I always wanted my marriage to be perfect.
To be his. Just his. As his is his.
And that is what my father wanted, too.
As did the world. And they are right. Quite right.
But then this thing. Your son.
I do not want to give that man a single thought.
He will not apologize. He says
A higher power gave me to him.’

    ‘“It did, my child. It did.’

    ‘I was destroyed. The world turned upside down.
I have no saving touch of ugliness.
I trust almost nobody now. Hector, of course.
I know it would be better if I killed myself.
But all I do is cry. And that is so annoying.’

She stands. She looks.

    You see that Greek with the green umbrella?
That is lord Ajax, king of Salamis..
You like it when he comes into your room,
His big, broad face, his slightly bulging, slightly shyish eyes
Make you feel safe. A pious soul,
Concerned with the opinion of his fighters,
Not above asking them to pray for him,
And such a fighter! Even Achilles
Sees Ajax as the spear Greece counts on.
    Notice the lord just coming up to him.
He is an Islander, Nyro of Simi.
A distant relative of Agamemnon,
Well born, well bred, bearing a celebrated name.
No Greek — except Achilles — can match Nyro’s looks.
The trouble with him is, he cannot fight
To save his own, let alone someone else’s, life,
So though his father gave him three pine ships
No one would follow him to Troy
Until lord Ajax filled them.
    The man now carrying around the winner’s lot
Is called Idomeneo, king of Crete.
Slack fighting niggles him, but though he lacks
The noble heart of my dear Menelaos,
My brothers say he has a valiant carelessness:
When all seems lost, there Ido is,
Grinning among the blades, inflicting big-lipped wounds,
Keeping his host’s hearts high while thrusting them,
And holding them, against the enemy.

    ‘And now,’ crossing to him, ‘for you, lord Thoal.’
My how they stare. My how they wish that they were him.

    ‘Like a white leopard,’ Beauty said,
‘The first thing that you sense in Thoal is,
Not strength, impressive though his is, but understanding.
     Lord Thoal knows that people love to have a side,
Taking a side as simply as a god. 
And he would like to find a god
Who tapped his foot while humans danced. 
He will get home. That is to say, regain his ilex napped
Snowcragbackfastnesses of Macedon.
Ithaca is his uncle. His mother, Goo’io,
Was my belovèd mother’s intimate. ‘Dear,Goo’io,’
My mother said, she was so douce, so funny,
The whole world wanted her to be its wife.’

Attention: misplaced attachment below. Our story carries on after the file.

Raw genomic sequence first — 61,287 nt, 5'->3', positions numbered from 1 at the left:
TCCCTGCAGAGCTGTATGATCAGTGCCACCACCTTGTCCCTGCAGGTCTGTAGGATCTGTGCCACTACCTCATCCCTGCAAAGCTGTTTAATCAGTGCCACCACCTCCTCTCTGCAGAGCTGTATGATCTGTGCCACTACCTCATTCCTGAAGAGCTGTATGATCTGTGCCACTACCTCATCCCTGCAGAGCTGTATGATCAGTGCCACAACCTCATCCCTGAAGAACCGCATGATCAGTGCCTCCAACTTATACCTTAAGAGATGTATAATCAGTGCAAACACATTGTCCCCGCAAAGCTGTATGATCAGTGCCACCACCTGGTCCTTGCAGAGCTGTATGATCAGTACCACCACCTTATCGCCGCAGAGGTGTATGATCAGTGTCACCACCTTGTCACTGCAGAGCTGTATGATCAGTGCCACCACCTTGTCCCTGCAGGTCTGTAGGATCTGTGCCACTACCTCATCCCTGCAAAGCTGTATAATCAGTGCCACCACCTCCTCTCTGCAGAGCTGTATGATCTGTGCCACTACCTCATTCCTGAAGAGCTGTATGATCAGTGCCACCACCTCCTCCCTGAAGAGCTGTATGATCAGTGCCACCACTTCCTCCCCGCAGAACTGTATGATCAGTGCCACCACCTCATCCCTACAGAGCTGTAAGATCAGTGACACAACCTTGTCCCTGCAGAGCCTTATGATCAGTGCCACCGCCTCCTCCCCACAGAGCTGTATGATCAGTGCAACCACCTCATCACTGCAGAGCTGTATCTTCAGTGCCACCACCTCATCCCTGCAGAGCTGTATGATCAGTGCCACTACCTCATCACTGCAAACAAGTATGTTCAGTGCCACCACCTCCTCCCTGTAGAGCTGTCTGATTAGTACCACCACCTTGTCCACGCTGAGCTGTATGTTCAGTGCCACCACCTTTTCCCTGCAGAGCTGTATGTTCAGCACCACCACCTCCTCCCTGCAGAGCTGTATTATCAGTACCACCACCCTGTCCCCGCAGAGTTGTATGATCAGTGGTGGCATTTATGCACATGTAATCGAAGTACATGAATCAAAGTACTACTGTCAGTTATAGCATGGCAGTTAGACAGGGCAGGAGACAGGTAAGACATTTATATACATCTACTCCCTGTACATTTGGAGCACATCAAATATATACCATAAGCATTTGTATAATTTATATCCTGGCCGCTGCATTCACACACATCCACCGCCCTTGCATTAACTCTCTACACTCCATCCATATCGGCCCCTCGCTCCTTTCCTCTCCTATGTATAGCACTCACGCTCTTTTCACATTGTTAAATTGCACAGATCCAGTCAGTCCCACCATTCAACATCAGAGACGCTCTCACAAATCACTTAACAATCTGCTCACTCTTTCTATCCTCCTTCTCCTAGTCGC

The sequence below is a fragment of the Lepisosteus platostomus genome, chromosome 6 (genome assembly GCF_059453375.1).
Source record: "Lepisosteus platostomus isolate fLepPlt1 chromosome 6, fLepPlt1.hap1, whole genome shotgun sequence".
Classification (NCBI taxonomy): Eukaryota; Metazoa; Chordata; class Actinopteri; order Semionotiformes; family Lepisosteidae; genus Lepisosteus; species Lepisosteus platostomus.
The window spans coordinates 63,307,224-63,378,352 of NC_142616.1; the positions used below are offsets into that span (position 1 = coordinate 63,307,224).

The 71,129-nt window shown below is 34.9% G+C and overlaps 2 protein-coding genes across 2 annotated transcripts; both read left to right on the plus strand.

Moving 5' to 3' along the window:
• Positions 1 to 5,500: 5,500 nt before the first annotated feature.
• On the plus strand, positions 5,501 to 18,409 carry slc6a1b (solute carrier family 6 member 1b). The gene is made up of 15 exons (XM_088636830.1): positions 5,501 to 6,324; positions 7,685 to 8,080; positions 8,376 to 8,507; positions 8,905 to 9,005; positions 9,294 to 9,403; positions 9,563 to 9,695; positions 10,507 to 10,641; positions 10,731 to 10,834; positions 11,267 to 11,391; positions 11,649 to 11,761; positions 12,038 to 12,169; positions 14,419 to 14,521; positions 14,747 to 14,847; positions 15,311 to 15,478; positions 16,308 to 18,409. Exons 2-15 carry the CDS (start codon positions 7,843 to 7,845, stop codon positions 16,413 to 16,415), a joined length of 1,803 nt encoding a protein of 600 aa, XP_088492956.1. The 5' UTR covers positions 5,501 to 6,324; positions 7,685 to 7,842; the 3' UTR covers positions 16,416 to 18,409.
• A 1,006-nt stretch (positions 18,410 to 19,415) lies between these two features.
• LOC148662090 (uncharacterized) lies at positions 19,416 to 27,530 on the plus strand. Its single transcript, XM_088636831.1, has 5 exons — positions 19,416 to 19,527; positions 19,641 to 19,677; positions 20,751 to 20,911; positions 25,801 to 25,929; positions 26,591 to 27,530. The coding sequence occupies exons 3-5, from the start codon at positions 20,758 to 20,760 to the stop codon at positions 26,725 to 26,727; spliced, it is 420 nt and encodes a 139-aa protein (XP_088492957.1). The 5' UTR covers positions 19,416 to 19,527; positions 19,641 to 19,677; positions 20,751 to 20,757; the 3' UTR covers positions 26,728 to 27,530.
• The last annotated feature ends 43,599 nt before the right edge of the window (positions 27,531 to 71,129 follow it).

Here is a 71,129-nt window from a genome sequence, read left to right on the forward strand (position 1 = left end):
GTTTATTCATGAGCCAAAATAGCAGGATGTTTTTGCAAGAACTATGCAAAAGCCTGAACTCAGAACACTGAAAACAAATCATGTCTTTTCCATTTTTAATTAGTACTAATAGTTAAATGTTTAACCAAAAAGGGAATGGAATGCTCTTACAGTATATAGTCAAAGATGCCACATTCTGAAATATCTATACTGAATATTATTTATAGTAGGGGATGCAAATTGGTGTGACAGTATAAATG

Lord Maha got her — though some said,
Beneath the trembling leaves of Mount Neritos —
What woman has not dreamt of it? —
God had her first.
    The river Styxt flows east through Macedon,
And through the the Styxt, but west, the Lethe flows.
So still their voice, so smooth their interface,
Lethe like oil, Styxt almost ice,
And through their reeds you glimpse no further shore.
     Her voice sinks back into her throat.
    ‘Sometimes I think I am in bed at home,
And as they did, my brothers come, and pull my covers off,
And I wake up to find that Troy is nothing but a dream.
Why are they not down there? Why have they never asked for 
          me?
They hate the shame that I have brought on them.’
    But Troy was not a dream, and they lay dead,
Killed by their neighbors in a hillside war,
Beneath the snowy sheep that graze on Sparta.

    Soos coughs.
Cumin and Tu lead her away.

    Lord Thoal says:

    ‘Favors from God to you, Priam of Asia,
And may the smile He uses to calm storms
Protect our truce.
    When wrong is done, one person always suffers most.
For Greece, lord Menelaos is that one.
He knows that Paris, your good looking son,
Began, and has continued in this wrong,
He also knows that everyone,
Not least yourself, has suffered for it.
    Therefore, to make as sure as sure can be
That this day is the last day of our war,
Lord Menelaos asks that you, Great Sir,
Come down onto the strip and sacrifice with us,
For you alone are King enough to make
Certain that Ilium keeps what Ilium gives,
And can alone, as Lord of Holy Troy,
Promote that word into an oath, so absolute,
Our Father, God, may bless it with His voice.’ 

    The windmills on the Wall are still.